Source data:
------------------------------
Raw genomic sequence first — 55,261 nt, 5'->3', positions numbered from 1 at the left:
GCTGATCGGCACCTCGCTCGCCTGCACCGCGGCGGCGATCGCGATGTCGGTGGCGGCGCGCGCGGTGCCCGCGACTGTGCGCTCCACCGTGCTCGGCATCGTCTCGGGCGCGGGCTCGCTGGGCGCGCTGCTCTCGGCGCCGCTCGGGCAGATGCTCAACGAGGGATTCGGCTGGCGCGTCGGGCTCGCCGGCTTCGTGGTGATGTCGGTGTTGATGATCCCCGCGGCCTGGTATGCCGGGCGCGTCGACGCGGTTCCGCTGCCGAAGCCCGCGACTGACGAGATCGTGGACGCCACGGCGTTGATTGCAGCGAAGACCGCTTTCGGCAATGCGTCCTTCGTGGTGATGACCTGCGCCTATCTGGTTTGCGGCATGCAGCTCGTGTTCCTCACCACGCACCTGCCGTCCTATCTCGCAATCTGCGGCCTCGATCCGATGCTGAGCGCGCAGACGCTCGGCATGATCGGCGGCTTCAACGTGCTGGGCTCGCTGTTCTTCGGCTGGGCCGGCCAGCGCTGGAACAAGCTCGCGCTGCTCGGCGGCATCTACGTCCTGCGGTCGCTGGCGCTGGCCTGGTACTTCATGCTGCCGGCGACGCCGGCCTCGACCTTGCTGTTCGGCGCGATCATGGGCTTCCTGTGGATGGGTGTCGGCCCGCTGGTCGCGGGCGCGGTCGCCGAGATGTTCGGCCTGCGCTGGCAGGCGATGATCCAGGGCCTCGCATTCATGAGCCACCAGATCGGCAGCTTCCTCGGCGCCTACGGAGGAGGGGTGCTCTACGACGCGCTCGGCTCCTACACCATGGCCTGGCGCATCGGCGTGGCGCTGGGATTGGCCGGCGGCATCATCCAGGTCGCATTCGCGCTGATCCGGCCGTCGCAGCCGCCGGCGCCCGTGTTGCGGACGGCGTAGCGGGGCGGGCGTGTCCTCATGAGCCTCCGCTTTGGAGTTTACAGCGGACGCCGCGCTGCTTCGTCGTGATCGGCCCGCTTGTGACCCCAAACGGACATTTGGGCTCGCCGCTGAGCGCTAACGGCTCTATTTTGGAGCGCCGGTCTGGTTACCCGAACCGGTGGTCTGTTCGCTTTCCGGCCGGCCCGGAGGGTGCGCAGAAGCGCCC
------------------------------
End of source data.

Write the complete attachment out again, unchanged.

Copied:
Raw genomic sequence first — 55,261 nt, 5'->3', positions numbered from 1 at the left:
GCTGATCGGCACCTCGCTCGCCTGCACCGCGGCGGCGATCGCGATGTCGGTGGCGGCGCGCGCGGTGCCCGCGACTGTGCGCTCCACCGTGCTCGGCATCGTCTCGGGCGCGGGCTCGCTGGGCGCGCTGCTCTCGGCGCCGCTCGGGCAGATGCTCAACGAGGGATTCGGCTGGCGCGTCGGGCTCGCCGGCTTCGTGGTGATGTCGGTGTTGATGATCCCCGCGGCCTGGTATGCCGGGCGCGTCGACGCGGTTCCGCTGCCGAAGCCCGCGACTGACGAGATCGTGGACGCCACGGCGTTGATTGCAGCGAAGACCGCTTTCGGCAATGCGTCCTTCGTGGTGATGACCTGCGCCTATCTGGTTTGCGGCATGCAGCTCGTGTTCCTCACCACGCACCTGCCGTCCTATCTCGCAATCTGCGGCCTCGATCCGATGCTGAGCGCGCAGACGCTCGGCATGATCGGCGGCTTCAACGTGCTGGGCTCGCTGTTCTTCGGCTGGGCCGGCCAGCGCTGGAACAAGCTCGCGCTGCTCGGCGGCATCTACGTCCTGCGGTCGCTGGCGCTGGCCTGGTACTTCATGCTGCCGGCGACGCCGGCCTCGACCTTGCTGTTCGGCGCGATCATGGGCTTCCTGTGGATGGGTGTCGGCCCGCTGGTCGCGGGCGCGGTCGCCGAGATGTTCGGCCTGCGCTGGCAGGCGATGATCCAGGGCCTCGCATTCATGAGCCACCAGATCGGCAGCTTCCTCGGCGCCTACGGAGGAGGGGTGCTCTACGACGCGCTCGGCTCCTACACCATGGCCTGGCGCATCGGCGTGGCGCTGGGATTGGCCGGCGGCATCATCCAGGTCGCATTCGCGCTGATCCGGCCGTCGCAGCCGCCGGCGCCCGTGTTGCGGACGGCGTAGCGGGGCGGGCGTGTCCTCATGAGCCTCCGCTTTGGAGTTTACAGCGGACGCCGCGCTGCTTCGTCGTGATCGGCCCGCTTGTGACCCCAAACGGACATTTGGGCTCGCCGCTGAGCGCTAACGGCTCTATTTTGGAGCGCCGGTCTGGTTACCCGAACCGGTGGTCTGTTCGCTTTCCGGCCGGCCCGGAGGGTGCGCAGAAGCGCCC